Intel Preparing Linux Support To Handle Live Microcode Updates Affecting SGX

Written by Michael Larabel in Intel on 15 March 2022 at 05:33 AM EDT. 3 Comments
While there have already been a number of vulnerabilities exhibited for Intel's Software Guard Extensions (SGX) from Prime+Probe to Plundervolt, Spectre-like attacks, SGAxe, and others, it looks like they expect more still to come in the future. Intel engineers are working on the ability for SGX to gracefully handle live CPU microcode updates without a reboot, which these days is increasingly driven for security mitigations and system administrators wanting to apply said updates right away while foregoing downtime.

A "request for comments" patch series being worked on for the Linux kernel is for being able to handle microcode updates affecting SGX on running systems. With more users hot-patching their kernels and applying microcode updates without rebooting the system, Intel has been sorting out a way to also allow these live microcode updates in the context of SGX. Intel's SGX hasn't allowed real-time microcode updates due to its attestation handling and the microcode versions being recorded as part of the attestation metric until the next system reboot.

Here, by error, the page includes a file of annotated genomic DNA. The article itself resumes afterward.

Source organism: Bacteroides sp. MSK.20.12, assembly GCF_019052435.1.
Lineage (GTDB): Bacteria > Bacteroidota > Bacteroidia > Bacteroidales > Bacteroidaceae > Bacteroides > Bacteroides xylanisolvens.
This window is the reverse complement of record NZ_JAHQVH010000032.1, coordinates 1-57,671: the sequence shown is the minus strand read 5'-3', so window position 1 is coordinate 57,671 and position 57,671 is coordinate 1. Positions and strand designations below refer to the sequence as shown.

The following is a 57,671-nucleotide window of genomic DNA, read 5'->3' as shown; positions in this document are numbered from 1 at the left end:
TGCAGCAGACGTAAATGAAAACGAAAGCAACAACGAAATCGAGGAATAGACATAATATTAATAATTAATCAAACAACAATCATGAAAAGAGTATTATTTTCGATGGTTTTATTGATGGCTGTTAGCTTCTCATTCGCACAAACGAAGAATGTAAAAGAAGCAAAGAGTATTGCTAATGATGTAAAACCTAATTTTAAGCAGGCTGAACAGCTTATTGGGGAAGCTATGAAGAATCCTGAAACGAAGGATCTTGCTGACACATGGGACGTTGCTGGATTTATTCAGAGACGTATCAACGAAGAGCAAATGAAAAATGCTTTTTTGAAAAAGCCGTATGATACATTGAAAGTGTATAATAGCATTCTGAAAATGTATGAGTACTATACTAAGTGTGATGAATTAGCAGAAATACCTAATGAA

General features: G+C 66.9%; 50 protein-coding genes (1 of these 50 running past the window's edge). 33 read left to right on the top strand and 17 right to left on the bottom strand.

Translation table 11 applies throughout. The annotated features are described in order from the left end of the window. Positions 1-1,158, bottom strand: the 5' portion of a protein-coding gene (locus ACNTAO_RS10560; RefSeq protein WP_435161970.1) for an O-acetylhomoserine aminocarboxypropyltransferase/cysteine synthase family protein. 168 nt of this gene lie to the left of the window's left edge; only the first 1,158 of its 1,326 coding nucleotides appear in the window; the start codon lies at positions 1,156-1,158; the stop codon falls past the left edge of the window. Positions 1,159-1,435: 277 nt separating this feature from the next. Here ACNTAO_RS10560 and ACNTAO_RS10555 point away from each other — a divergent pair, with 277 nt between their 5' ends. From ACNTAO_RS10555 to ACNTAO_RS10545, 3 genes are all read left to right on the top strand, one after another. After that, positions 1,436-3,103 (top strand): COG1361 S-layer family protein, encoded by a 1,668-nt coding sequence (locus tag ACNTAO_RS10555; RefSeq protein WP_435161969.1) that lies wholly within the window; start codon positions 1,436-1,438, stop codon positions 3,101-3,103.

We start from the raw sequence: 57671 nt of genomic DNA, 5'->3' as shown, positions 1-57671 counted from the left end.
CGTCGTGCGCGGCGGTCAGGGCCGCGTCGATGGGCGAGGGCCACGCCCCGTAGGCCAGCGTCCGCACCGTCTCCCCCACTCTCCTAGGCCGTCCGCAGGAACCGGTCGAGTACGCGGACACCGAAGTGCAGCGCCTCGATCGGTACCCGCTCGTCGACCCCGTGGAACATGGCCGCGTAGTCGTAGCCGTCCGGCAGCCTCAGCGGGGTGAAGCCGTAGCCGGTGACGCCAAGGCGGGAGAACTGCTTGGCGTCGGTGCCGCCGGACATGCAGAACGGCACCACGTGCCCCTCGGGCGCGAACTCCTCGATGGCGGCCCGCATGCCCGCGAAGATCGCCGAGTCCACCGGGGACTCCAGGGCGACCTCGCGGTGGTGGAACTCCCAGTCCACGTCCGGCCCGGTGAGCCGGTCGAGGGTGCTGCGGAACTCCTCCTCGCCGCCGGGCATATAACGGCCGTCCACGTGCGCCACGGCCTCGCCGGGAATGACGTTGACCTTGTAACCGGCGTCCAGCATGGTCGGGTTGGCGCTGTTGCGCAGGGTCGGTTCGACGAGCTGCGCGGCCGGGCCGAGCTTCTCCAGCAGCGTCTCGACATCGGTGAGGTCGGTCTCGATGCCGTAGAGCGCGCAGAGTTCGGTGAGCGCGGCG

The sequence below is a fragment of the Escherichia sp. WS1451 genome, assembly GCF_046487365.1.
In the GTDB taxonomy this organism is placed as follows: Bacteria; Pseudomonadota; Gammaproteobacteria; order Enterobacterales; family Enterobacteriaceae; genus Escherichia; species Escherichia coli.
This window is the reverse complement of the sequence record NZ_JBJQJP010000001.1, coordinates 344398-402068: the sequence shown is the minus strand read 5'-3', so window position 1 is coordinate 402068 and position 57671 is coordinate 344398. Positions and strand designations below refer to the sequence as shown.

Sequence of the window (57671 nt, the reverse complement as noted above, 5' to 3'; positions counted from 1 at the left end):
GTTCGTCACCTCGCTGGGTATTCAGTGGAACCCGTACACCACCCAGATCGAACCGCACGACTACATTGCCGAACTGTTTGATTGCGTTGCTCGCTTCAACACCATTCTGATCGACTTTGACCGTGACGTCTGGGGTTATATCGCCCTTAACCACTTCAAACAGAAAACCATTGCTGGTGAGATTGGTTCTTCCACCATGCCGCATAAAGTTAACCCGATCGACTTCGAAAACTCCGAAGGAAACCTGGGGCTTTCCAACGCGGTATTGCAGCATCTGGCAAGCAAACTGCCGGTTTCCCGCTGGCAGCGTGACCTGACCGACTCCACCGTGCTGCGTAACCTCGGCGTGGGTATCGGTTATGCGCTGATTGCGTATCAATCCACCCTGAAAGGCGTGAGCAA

Carrying out a CPU microcode update on a running system will break the SGX attestation with SGX enclaves stuck attesting to the old version until rebooted while new enclaves are presumed to be compromised due to the different version. Intel is introducing a new SGX instruction "EUPDATESVN" for allowing the enclave attestation to include information about updated microcode without a reboot.
EUPDATESVN is a new SGX instruction which allows enclave attestation to include information about updated microcode without a reboot.

Whenever a microcode update affects SGX, the SGX attestation architecture assumes that all running enclaves and cryptographic assets (like internal SGX encryption keys) have been compromised. To mitigate the impact of this presumed compromise, EUPDATESVN success requires that all SGX memory to be marked as "unused" and its contents destroyed. This requirement ensures that no compromised enclave can survive the EUPDATESVN procedure and provides an opportunity to generate new cryptographic assets.

This series implements the infrastructure needed to track and tear down bare-metal enclaves and then run EUPDATESVN, it will be called by the late microcode load path after the microcode update.

This is a very slow operation. It is, of course, exceedingly disruptive to enclaves but should be infrequent as microcode updates are released on the order of every few months. Also, this is not the first piece of the SGX architecture which will destroy all enclave contents.

A follow-on series will add Virtual EPC (KVM guest) support.

For those using Intel SGX and interested in the live microcode updates functionality being worked on, learn more via this RFC patch series for the Linux kernel.
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